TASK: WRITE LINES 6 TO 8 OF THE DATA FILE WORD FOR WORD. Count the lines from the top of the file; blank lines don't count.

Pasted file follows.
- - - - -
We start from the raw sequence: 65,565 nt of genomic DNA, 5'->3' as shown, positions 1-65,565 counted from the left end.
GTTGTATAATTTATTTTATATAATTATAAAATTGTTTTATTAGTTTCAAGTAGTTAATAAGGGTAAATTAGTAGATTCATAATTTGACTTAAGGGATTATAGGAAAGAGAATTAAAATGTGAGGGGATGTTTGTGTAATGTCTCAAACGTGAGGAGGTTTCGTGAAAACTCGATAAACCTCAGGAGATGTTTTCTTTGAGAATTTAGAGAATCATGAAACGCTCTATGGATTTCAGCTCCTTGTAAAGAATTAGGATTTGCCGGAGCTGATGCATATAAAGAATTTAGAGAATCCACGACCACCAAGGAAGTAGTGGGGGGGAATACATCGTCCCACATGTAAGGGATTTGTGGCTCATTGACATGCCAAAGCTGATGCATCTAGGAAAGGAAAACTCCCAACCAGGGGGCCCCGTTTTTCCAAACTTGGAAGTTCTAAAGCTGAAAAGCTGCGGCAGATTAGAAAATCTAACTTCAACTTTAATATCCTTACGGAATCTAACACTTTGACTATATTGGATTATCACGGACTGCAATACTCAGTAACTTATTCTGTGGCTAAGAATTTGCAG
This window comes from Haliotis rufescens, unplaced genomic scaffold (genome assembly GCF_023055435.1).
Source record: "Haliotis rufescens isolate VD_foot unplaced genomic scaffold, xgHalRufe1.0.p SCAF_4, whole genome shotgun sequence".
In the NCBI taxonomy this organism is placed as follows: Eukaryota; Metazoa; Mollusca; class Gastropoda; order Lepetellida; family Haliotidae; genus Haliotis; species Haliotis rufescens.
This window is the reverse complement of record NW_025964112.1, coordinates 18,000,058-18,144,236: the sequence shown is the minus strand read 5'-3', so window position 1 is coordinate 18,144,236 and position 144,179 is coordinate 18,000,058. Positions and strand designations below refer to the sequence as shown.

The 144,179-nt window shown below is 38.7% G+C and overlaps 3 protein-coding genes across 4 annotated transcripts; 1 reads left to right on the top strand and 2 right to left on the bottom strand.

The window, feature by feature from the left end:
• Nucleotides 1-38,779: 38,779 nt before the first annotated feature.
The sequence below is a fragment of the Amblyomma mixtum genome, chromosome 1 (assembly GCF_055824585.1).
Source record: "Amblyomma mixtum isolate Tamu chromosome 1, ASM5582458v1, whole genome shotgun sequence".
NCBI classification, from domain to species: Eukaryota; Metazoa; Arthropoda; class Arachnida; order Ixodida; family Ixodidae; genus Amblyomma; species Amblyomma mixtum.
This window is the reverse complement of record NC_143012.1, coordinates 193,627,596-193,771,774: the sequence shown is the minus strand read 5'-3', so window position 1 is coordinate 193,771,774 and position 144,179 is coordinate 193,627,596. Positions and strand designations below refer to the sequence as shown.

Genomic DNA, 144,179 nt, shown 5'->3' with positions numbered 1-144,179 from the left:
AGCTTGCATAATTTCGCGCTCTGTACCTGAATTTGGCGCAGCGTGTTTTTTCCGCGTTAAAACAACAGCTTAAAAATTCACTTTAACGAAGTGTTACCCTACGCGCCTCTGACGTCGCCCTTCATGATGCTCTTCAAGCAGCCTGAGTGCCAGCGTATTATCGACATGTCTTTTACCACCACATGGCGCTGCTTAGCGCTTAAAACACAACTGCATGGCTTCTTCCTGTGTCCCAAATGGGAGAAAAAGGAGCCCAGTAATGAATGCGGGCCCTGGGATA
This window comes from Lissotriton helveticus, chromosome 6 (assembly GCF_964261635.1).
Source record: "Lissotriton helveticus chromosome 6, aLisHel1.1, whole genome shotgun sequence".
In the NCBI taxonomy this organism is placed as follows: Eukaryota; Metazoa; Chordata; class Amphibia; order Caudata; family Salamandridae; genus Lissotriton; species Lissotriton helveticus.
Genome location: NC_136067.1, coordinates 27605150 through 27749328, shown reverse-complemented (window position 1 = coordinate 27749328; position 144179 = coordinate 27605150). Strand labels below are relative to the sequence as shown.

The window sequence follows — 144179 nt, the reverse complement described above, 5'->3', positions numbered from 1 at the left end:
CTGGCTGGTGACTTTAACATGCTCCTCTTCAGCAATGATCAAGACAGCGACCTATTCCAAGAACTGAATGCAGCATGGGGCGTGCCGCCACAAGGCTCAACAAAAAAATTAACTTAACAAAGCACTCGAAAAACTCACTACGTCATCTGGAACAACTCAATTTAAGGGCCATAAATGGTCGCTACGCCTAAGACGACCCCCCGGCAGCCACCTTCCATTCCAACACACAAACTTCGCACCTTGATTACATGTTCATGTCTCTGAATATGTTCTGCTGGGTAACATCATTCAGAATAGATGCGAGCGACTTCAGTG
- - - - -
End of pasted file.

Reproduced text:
This window is the reverse complement of record NW_025964112.1, coordinates 18,000,058-18,144,236: the sequence shown is the minus strand read 5'-3', so window position 1 is coordinate 18,144,236 and position 144,179 is coordinate 18,000,058. Positions and strand designations below refer to the sequence as shown.

The 144,179-nt window shown below is 38.7% G+C and overlaps 3 protein-coding genes across 4 annotated transcripts; 1 reads left to right on the top strand and 2 right to left on the bottom strand.

The window, feature by feature from the left end: